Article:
Background? I always thought I wanted to combine clinical work with research. I completed a PhD before I became a doctor, it was quite different to the research I’m doing now. And I really enjoyed teaching. The combination of the two seemed ideal. It’s a good opportunity to try research out to see if I want to continue.
It’s also a good opportunity to make contacts and contribute to the medical school I trained out. I get to work with my mentors from medical school, they’re such a wonderful group of people. It’s now lots of fun working with them as colleagues.
Research? The research question is around nutritional education teaching at medical school. I’m really interested in the experience at medical school for example, what is being taught, role modelling and where they see nutrition fitting into medicine, is it a core part and, if not why not?
Why? There has been a school of thought that doctors are not good at providing nutritional advice to patients. One of the reasons this could be, was it was not being taught well at medical school – efforts were made to increase nutritional teaching, so has it made a difference?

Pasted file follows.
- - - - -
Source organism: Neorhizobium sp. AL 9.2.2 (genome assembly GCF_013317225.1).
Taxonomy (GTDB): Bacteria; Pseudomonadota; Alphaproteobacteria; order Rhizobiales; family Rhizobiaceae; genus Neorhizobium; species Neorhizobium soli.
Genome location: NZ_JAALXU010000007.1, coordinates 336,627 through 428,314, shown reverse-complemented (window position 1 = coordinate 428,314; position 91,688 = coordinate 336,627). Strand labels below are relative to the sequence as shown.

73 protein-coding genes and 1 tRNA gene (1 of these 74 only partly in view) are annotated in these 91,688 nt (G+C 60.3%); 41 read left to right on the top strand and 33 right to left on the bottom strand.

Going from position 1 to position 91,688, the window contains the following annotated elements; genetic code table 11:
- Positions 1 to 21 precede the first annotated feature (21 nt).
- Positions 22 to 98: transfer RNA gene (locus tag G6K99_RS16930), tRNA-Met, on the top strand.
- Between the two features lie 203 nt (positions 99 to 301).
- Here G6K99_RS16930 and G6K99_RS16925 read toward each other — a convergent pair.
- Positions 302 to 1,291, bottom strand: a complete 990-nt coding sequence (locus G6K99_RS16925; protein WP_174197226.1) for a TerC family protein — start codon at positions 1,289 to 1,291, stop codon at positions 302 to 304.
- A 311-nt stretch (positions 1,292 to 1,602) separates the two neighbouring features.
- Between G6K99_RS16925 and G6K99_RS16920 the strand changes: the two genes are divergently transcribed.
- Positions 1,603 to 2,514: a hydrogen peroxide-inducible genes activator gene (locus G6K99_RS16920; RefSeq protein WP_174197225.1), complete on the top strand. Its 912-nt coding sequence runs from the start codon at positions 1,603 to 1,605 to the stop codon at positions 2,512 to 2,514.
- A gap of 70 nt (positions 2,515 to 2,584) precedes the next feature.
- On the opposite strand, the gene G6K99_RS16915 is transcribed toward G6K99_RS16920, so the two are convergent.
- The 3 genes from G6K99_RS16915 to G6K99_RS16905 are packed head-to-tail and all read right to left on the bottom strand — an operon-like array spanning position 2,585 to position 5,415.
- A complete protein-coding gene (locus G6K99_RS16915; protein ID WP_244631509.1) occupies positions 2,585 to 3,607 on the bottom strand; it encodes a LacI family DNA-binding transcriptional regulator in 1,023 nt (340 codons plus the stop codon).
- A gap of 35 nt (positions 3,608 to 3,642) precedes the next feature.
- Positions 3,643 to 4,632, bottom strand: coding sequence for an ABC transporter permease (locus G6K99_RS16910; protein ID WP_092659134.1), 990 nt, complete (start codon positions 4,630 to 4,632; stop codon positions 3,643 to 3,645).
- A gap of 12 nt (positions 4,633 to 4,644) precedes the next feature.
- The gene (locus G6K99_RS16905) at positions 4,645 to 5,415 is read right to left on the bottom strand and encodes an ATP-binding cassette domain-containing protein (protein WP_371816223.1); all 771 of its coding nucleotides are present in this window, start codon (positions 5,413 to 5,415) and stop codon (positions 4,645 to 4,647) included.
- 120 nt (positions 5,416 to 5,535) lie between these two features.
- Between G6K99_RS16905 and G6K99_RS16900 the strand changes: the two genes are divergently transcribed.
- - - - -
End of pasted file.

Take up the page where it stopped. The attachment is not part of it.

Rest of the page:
Recommendation? The benefits to an academic term are twofold; the research and becoming familiar with how primary care research works, and to understand better how to critically appraise information and evidence as to why we [as GPs] do things.
GP is a rich area for research as traditionally GPs haven’t contributed much to research in Australia.
I also really enjoy the teaching side, so it’s an opportunity to further develop my teaching skills and earn a small qualification.
Future? I would like to at least be involved in the local research network of GPs in the ACT. They’re an interesting group who meet with academics at ANU. I’d like to stay involved.
I haven’t yet decided how to split my time when I’m a GP, whether to work mostly as a researcher or other way around – that juggling act I haven’t figured it out yet, but I’d like to contribute to primary care research in some way.
If you want to know more head to our academic research page.